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Archive for the ‘bailout’ Category

Pennies from heaven: how the bailout worked

Posted by Charles II on December 3, 2010

Via Barry Ritholtz, you can find out how the October 2008 (Emergency Economic Stabilization Act which funded TARP) bailout money was used by the US Treasury here.

But the big news is what the Fed did, namely bail out the entire world. We only know about this thanks to the persistence of Senator Bernie Sanders in forcing a partial audit of the Fed through the Dodd-Frank legislation. Annie Lowrey, Slate:

The cache also shows that a much broader range of companies used the Fed facilities than previously imagined. For instance, the Fed, via its commercial paper facility, aided hog-builder Harley Davidson, Japanese carmaker Toyota, and construction equipment giant Caterpillar. It also helped a plethora of foreign banks, from the Swiss bank UBS to the government-owned Korean Development Bank.

Supersecret hedge funds also availed themselves of the Fed’s help. Indeed, firms like Magnetar—of the infamously skeezy Magnetar trade—borrowed billions from the government via the Term Asset-Backed Securities Loan Facility. The main purpose of TALF was to help ease the market for assets backed by things like student loans and credit cards, with the goal of restoring the flow of credit to consumers. Now we know that TALF also provided low-cost loans to firms like Magnetar and Pacific Investment Management Co., or PIMCO.

Luca Di Leo and Maya Jackson Randall of the WSJ add some detail on how we bailed out foreign institutions (if “foreign” has any meaning in globalized finance):

When Lehman Brothers failed Sept. 15, 2008, borrowers started to line up for the PDCF. That day, the single-biggest loan went to Barclays Capital, the investment bank of U.K. lender Barclays PLC that eventually bought a big piece of Lehman out of bankruptcy. Several foreign banks benefited from the program, including Deutsche Bank, BNP Paribas and UBS. …

Companies outside the traditional banking world also sold commercial paper. Apart from banks, the Fed also bought short-term debt from McDonalds Corp., Verizon Communications Inc., Harley-Davidson Inc., and state-owned Korea Development Bank….

Some of the largest players in the bond market, such as Allianz SE’s Pacific Investment Management Co., also used the Fed’s programs. California-based Pimco borrowed $7.1 billion from the Fed’s Term Asset-Backed Securities Loan Facility, or TALF. …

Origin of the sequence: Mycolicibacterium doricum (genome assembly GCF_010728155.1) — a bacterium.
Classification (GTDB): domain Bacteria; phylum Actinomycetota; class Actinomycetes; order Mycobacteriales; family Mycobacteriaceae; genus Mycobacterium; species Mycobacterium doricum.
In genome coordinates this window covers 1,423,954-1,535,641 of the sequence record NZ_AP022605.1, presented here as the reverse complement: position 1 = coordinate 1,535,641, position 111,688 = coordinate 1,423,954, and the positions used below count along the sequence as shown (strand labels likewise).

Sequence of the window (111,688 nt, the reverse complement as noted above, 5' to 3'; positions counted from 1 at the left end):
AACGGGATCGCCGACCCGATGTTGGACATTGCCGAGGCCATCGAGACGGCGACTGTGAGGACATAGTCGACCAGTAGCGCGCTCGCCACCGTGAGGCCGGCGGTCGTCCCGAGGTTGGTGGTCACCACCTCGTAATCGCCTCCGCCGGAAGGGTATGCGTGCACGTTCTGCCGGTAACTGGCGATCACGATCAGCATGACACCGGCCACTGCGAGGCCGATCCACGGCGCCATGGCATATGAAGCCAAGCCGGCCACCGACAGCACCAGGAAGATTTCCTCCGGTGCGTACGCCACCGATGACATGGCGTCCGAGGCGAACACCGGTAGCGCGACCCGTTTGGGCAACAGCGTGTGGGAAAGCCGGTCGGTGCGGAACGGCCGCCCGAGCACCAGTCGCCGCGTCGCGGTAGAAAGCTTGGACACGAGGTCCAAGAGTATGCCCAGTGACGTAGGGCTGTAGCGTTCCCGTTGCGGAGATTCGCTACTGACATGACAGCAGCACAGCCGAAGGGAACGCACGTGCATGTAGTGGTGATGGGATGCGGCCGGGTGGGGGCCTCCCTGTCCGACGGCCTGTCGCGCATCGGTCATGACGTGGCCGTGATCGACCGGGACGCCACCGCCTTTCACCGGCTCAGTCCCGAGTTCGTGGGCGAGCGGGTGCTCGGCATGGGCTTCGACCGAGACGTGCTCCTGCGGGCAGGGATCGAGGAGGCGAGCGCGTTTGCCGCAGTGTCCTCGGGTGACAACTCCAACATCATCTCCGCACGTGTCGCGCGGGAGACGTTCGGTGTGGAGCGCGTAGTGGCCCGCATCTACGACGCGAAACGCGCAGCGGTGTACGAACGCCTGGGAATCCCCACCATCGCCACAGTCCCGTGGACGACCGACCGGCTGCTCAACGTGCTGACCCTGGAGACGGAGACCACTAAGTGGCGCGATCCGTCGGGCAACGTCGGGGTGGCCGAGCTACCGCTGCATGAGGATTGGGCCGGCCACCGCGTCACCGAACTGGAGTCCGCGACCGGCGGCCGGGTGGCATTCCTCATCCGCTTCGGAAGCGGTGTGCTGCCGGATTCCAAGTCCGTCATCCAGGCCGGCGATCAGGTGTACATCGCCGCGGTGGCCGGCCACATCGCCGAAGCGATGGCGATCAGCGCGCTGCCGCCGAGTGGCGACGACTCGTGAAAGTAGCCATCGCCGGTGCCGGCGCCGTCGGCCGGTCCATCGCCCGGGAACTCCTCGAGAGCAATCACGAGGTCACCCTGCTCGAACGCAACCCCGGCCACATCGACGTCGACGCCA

The ECB used this facility 271 times from December 2007, with loans picking up again this year following Europe’s debt crisis, in a reminder that the effects of the financial crisis are still being felt.

Lowrey links to Caroline Salas and Matthew Leising at Bloomberg on the key question of what the Fed got as collateral. The Fed refused to supply information on the specific securities that were supplied, which means that we do not get a meaningful audit of the Fed:

It is “specifically impossible” to know how much risk taxpayers were taking by looking at pools of collateral grouped by asset class and rating, said Sylvain Raynes, a principal at R&R Consulting in New York and co-author of “Elements of Structured Finance,” published in May by Oxford University Press.

“I need to know the individual composition because a $2 billion pool can be one asset of $2 billion, which would be very risky, or 2,000 assets of $1 million each, and that’s not risky at all,” Raynes said. “The spirit of Dodd-Frank was not respected, and they used the vagueness in the wording of the law to weasel out of fulfilling their duty to the American people.”

With the change in power in Washington, it’s unlikely that the Congress will force the rest of the disclosure necessary to understand just how much corporate socialism is involved.

Posted in bailout, Congress, financial crisis, mortgage crisis | Comments Off on Pennies from heaven: how the bailout worked

The Gilded Age Redux: Woman Cleans Home Of Banker Who Evicted Her

Posted by Phoenix Woman on March 4, 2010

I kid thee not:

At first, Minneapolis janitor Rosalina Gomez said she didn’t realize she was cleaning up after the CEO of the bank that bought her foreclosed home in a September sheriff’s sale.

“At the beginning I didn’t know he was the guy,” said Gomez through an interpreter in an interview with HuffPost. “I didn’t know the relationship between my house and him. I saw him one time but never talked to him.”

The guy is Richard Davis, CEO of Minneapolis-based US Bank, the nation’s sixth-largest bank and recipient of $6.6 billion in TARP bailout funds. On Feb. 28, Davis was set to receive an “Executive of the Year” award from the Minneapolis/St. Paul Business Journal at a banquet — 11 days before Gomez and her family had to comply with an eviction order.